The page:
I made this up out of whole cloth to help someone with mock interviews, but I think it’s broadly applicable to a lot of situations, particularly interview questions or technical conversations. The idea is to work through goals from a high level to a nitpicky level of detail in an orderly way.
Let’s say someone asks you a stupid interview question, such as, “I want a stack of quarters the height of this building.” Here’s how you could engage with that.
– Motivation: understand the big picture. “Can you help me out with the context for this requirement? Why is it you’re trying to do that?”
– Environment: what is the context? “You mentioned the height of ‘this building’. Can you help me out with whether we’re counting from the bottom of the lowest part of the foundation to the top of the highest peak in the roof, or where exactly you’d like this thing built?”
– Inputs: what are you being given, exactly? “So you’re going to give me a wheelbarrow full of quarters? What kind? I don’t know if they’ve changed dimensions over the years or not. I’d have to go look that up.”
– Processing: what needs to be done? “Okay, so you’re talking about stacking coins here? Do I have some kind of jig to hold them or something, or glue them together? How am I supposed to get this to stand up?”
– Output: what exactly is the expected output? “Do you want me to actually build this, or just write a report on the feasibility? Maybe you need a cost estimate?”
My favorite interview question for beginning programmers is deceivingly simple. “I’m going to give you two dates, and I want you prescribe a way to give me the number of days between them.” I’m not actually looking for whether anyone knows the answer. I’m looking for how they think about problem spaces.
There are a number of considerations here:
- should the answer be zero- or one-indexed? In other words, if I give you two identical dates, are there zero or one day between them?
- What about time zones?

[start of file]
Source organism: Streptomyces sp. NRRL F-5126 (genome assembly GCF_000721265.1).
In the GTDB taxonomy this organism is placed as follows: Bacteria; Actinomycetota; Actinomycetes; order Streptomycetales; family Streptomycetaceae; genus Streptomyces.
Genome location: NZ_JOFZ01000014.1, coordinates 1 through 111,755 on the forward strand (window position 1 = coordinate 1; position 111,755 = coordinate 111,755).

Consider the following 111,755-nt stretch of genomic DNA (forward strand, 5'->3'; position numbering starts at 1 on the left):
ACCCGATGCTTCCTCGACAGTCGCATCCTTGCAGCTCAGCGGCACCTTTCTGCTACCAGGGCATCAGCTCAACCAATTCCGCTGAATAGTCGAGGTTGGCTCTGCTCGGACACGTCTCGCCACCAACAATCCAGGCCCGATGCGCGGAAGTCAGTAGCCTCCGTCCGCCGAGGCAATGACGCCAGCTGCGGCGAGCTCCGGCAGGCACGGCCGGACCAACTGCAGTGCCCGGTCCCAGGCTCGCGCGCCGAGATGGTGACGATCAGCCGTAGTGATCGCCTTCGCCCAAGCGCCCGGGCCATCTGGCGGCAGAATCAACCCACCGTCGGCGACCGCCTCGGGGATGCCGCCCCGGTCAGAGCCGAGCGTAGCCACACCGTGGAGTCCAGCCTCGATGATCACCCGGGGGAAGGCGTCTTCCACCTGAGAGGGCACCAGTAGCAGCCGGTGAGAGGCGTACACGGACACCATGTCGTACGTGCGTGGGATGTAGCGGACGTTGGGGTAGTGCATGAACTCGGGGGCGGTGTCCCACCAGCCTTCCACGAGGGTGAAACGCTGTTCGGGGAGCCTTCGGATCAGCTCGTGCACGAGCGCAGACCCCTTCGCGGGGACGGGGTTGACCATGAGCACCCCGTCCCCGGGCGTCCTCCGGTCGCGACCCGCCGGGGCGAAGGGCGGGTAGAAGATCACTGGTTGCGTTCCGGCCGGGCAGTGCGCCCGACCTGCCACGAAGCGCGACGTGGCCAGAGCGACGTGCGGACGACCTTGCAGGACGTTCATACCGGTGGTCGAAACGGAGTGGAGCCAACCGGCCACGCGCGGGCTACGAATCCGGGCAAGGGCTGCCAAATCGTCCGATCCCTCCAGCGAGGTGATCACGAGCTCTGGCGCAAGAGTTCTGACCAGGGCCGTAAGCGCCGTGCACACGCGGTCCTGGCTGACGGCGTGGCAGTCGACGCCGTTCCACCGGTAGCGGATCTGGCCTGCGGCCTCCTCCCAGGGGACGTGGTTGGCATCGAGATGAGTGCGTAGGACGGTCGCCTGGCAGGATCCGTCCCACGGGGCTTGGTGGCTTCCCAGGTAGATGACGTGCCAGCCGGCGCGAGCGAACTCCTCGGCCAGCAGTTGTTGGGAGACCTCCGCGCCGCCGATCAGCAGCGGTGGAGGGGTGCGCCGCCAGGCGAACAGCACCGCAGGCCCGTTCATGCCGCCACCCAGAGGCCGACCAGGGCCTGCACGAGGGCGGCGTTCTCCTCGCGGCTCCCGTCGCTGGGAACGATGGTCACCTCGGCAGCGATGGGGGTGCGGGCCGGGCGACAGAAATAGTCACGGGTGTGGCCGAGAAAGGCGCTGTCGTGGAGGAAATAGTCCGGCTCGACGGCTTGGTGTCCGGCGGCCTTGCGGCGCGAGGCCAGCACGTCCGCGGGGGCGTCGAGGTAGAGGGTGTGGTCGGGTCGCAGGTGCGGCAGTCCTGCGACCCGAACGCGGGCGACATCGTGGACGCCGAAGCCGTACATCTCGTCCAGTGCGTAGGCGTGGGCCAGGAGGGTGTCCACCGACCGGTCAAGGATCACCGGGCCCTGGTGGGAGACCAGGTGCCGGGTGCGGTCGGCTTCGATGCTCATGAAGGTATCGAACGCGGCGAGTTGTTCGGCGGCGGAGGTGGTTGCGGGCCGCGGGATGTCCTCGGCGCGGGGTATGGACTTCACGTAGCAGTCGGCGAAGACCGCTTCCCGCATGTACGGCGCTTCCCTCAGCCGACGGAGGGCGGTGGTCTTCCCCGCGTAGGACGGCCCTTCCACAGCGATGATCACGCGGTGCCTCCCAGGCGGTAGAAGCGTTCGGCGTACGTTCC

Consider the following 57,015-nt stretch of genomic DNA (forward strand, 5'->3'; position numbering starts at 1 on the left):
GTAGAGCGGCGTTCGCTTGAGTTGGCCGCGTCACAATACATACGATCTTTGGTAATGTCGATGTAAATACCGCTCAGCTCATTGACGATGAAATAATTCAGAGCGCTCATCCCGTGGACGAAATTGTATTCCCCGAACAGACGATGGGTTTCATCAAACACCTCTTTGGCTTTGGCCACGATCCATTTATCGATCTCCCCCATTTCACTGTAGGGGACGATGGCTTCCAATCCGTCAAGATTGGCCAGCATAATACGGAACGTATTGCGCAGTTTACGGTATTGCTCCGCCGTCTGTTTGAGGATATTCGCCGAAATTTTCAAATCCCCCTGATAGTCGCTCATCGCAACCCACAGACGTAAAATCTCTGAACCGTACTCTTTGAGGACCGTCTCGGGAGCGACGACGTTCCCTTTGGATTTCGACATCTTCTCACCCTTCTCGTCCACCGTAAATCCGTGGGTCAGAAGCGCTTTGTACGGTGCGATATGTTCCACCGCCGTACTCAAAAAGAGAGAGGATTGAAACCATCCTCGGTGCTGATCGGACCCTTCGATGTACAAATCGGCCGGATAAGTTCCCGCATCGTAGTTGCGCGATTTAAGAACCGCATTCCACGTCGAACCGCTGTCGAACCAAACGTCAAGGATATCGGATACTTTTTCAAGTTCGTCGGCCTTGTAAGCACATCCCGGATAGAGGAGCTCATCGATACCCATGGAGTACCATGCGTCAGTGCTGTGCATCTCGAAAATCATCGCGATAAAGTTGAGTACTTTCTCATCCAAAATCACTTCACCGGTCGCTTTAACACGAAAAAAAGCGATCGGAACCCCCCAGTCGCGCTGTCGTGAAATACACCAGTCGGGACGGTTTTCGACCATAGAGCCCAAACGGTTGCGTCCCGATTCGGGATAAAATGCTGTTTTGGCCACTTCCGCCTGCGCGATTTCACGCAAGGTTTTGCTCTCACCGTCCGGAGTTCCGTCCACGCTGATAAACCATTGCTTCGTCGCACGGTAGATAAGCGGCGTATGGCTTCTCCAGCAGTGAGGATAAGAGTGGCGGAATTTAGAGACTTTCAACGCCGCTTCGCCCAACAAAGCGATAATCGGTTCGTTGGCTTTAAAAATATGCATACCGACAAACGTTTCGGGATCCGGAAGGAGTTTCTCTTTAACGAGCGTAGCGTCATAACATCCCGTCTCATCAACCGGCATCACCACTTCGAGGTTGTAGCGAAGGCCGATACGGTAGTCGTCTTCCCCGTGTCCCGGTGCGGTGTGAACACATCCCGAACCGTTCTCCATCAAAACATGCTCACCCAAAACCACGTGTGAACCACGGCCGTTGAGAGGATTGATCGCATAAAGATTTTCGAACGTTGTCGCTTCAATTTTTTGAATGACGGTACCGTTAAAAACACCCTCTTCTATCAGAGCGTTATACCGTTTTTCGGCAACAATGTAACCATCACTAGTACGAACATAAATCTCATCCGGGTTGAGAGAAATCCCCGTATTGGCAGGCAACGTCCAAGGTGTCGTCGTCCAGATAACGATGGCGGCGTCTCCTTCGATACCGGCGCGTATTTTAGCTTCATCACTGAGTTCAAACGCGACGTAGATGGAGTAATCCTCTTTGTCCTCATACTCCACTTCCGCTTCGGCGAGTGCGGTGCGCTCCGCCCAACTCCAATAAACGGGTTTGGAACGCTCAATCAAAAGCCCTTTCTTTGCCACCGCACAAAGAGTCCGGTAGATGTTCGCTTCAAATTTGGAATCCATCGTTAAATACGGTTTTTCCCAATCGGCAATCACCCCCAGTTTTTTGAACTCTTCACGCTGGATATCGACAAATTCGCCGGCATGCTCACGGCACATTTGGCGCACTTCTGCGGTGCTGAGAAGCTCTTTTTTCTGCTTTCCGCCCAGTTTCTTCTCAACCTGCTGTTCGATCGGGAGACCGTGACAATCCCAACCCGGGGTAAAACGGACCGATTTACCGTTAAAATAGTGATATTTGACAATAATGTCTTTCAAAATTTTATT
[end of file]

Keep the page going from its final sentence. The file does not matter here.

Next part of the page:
- What about the falsehoods programmers believe about time?
So here’s a MEIPO for this one:
Motivation Q: “can you help me out with why you’re trying to do this?”
A: “Let’s say I’m trying to do some finance calculations, so I need to compute the number of days between payments for interest calculations”
Environment Q: “What sorts of tools can I use?”
Input Q: “You said you’re giving me two dates. There are a lot of formats. What should I expect?”
A: “Let’s just say ISO8601, so two strings formatted ‘YYYY-MM-DD'”
Processing Q: “Okay, so is there any funny business with time zones? Can I assume that the dates correspond exactly to the same parameters each day?”
A: “You can assume that. Bonus points if you can return a fractional day if I give you time components. Extra bonus points if you can do it with time zones I specify.”
Bonus processing Q: “If the first date occurs after the other, are you expecting a negative number?”
Output Q: “okay, so it sounds like I need to return a float or an integer? Do you have a preference? How do I specify that there’s an error?”
A: “Float is fine. Just return NaN if there’s an error.”
So, what’s the solution? In some ways this is a test of how well applicants know common software. By far the easiest way to do this in an interview setting is to use Excel. So really, an ideal “Output Q” would go as follows: “I’m leaning toward just using Excel for this because it just stores dates as the number of days since an epoch, so it should be as simple as subtracting the two cells from each other. Is an Excel error acceptable if there’s something wrong with the dates? Are you okay with accepting Excel’s limitations around date processing?”